“I needed money for gas to get back and forth for therapy,” Johnson said. “I just felt so different when I finished college and my parents still had to take care of me. I just couldn’t allow that.

“I have younger guys who look up to me in my small town and I’m at home doing the same thing they do every day. At some point it was embarrassing. It was a proud thing. I just had to get over it – not lie. I’m glad I went through that because it made me a better man.”

Johnson’s mother, a retail manager at a Walmart distribution center, and his father, a construction worker who lays asphalt for highway bridges, wanted their son to achieve his dream.

He followed their labor lead, asked a friend’s father for a job at A&T Burrow Septic Tank and Sewer Service, and unknowingly made himself an underdog for any Giants fan to support.

“Last year we had a retractable note for him,” said a scout for an NFL team. “If he’s healthy, he can make the Giants roster as it looks right now.”

Is he healthy?

“Lenny is looking a little more explosive now than before,” said trainer Justin Woodall, a former safety guard in Alabama. “He didn’t stop on himself. He really didn’t show any frustration because that can be hell just before the draft. Day one he was done and ready to go, man, he was ready to go in the lab.”

The alarm went off in time for Johnson to arrive at his 7 a.m. physical therapy appointments

This gave him days off to do a small contribution to installing septic tank field piping for Anthony Burrow – who requires his employees to be on time, aware of their surroundings and responsive to changing orders.

Sounds a lot like Giants coach Brian Daboll’s motto “smart, tough and reliable”.

Leonard Johnson breaks up a pass intended for Virginia Tech wide receiver Tayvion Robinson.Leonard Johnson breaks up a pass intended for Virginia Tech wide receiver Tayvion Robinson.AP

“I’ve known Leonard pretty much his entire life, so there was no hesitation,” Burrow said. “I see his potential. When I see someone trying to do good on their own, it’s hard for me to say no.”

Johnson made a strong impression that Burrow – a Cowboys fan – will be neutral when he faces Dak Prescott in the fall.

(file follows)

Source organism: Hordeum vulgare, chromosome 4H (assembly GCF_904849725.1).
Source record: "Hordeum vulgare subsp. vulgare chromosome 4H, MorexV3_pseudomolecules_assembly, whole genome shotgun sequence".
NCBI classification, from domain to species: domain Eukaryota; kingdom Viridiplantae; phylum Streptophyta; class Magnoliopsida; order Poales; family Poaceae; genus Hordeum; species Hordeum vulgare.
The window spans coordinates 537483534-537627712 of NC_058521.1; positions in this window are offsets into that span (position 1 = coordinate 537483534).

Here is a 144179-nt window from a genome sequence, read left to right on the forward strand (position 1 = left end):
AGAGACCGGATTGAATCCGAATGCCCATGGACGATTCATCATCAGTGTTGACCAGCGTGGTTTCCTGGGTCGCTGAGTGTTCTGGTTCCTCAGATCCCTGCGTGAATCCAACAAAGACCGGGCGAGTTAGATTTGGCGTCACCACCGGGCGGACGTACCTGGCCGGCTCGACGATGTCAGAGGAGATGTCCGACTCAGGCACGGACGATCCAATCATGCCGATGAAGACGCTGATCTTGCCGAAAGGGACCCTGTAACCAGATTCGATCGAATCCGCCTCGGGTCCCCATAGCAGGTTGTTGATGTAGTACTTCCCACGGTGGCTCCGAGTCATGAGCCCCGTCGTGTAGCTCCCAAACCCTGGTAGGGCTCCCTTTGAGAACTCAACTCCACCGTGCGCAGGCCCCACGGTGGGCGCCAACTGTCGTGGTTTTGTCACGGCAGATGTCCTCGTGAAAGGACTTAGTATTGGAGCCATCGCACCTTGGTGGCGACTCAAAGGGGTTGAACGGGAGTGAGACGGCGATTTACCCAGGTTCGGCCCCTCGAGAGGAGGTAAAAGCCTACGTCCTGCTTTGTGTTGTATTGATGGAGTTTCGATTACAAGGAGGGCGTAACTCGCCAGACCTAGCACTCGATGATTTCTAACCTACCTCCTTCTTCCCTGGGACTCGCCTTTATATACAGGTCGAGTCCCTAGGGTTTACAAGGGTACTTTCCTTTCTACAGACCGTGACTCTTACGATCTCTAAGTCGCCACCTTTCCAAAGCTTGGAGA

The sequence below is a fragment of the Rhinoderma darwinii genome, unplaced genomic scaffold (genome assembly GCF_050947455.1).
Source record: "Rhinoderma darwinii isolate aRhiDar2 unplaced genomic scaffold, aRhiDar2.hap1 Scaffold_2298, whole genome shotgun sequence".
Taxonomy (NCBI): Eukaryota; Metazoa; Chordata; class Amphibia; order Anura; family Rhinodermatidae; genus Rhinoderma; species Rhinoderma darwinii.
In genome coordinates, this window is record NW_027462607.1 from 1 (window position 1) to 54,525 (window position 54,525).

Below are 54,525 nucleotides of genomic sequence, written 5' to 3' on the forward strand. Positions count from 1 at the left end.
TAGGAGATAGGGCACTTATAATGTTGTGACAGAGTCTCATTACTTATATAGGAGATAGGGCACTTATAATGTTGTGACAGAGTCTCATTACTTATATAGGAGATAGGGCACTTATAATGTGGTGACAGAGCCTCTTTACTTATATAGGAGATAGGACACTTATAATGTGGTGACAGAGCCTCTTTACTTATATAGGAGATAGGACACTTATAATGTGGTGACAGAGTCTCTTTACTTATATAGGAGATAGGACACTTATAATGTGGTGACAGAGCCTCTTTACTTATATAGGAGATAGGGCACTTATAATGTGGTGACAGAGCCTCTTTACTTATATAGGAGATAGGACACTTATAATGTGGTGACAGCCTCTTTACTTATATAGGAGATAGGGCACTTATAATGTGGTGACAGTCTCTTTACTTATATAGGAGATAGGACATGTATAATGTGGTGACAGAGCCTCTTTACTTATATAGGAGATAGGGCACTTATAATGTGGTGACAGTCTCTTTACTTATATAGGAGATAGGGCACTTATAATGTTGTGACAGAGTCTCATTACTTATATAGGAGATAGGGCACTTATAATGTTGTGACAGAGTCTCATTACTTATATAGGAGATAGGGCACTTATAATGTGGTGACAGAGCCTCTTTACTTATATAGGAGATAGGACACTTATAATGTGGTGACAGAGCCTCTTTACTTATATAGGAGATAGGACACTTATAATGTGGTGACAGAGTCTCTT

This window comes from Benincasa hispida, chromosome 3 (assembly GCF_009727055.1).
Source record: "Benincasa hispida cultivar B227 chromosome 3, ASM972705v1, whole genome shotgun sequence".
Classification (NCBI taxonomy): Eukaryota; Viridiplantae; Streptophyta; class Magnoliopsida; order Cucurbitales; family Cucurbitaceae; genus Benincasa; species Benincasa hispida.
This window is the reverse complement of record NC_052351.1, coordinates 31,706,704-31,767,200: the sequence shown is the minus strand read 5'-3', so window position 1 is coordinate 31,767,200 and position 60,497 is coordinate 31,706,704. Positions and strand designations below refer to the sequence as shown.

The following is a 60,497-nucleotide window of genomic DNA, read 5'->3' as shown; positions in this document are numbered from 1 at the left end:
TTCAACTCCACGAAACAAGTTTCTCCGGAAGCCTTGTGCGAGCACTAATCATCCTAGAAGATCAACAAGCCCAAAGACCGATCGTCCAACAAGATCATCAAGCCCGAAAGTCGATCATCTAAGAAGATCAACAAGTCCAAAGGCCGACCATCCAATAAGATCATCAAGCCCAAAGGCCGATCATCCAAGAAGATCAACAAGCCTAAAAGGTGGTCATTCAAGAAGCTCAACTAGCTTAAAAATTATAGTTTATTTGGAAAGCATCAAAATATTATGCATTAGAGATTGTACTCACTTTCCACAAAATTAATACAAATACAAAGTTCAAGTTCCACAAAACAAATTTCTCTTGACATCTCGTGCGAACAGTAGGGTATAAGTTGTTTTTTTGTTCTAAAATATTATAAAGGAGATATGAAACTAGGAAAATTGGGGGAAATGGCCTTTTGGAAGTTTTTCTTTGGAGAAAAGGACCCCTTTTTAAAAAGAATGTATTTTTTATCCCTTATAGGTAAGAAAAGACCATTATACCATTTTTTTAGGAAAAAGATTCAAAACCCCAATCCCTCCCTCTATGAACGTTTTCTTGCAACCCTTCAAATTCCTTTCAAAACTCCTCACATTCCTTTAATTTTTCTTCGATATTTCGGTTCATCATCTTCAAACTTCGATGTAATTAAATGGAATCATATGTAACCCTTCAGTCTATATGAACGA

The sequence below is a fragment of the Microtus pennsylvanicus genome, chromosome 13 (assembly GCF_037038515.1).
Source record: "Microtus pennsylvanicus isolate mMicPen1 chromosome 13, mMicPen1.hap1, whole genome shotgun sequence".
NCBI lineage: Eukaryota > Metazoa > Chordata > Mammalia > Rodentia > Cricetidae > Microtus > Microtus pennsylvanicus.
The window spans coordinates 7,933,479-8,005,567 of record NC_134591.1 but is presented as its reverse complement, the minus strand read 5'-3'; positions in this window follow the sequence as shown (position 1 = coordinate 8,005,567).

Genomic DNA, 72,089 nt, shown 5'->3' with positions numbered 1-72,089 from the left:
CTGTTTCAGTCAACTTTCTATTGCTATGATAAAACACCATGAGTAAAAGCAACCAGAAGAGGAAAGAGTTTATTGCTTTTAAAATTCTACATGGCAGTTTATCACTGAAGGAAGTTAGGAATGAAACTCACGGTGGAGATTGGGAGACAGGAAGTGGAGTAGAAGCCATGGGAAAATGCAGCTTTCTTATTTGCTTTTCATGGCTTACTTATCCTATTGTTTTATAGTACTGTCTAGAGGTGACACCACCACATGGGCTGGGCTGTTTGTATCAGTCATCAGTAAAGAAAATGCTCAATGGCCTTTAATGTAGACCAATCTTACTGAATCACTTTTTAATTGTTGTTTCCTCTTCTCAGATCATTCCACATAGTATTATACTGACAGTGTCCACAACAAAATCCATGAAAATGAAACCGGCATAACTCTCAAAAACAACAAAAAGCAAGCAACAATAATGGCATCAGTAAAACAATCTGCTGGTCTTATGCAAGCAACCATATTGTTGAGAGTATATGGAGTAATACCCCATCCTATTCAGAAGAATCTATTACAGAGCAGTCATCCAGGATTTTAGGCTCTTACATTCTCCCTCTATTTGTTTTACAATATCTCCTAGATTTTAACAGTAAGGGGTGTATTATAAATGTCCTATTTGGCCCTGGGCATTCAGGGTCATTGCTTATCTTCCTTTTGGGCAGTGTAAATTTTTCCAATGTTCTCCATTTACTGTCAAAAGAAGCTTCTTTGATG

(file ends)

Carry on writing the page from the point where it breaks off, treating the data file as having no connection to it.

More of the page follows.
Some weeks were slow.

Some included Saturday mornings as the workload was too heavy to complete in five days.

Johnson wasn’t exactly making NFL rookie money.

“If I get paid on Friday,” Johnson said, “after paying a few bills, it could easily be gone by next Friday.”

Meanwhile, Johnson’s agent provided NFL teams with the most up-to-date rehab videos and tried to keep his client in the right headspace.

“We built a lot of confidence and he believed me when I told him he would have the opportunity to coach for teams once he was healthy,” Young said. “I’m proud of him because so many people in his position would lean on the agent like a bank instead of saying, ‘Let me use my hands.’ Having a young man like him willing to learn a trade to fend for himself and still stay trained and committed has never wavered.”

Johnson did all he could researching NFL tryouts — and uncovered an old story about a postal worker getting his shot — to be prepared for March 20.

He guessed it might only last 20 minutes so he wasn’t thrown for a loop as it was intense but short.

Former Duke teammate Daniel Jones later sent a “long message” congratulating Johnson and welcoming him to the Giants.

“I definitely believe in ‘everything happens for a reason,'” Johnson said. “When it happened and the doctor told me it hit me hard but I didn’t want my parents to put me down or make them feel like what I was going through. I was just willing to stay positive and get to work.”

New work address: 1925 Giants Drive.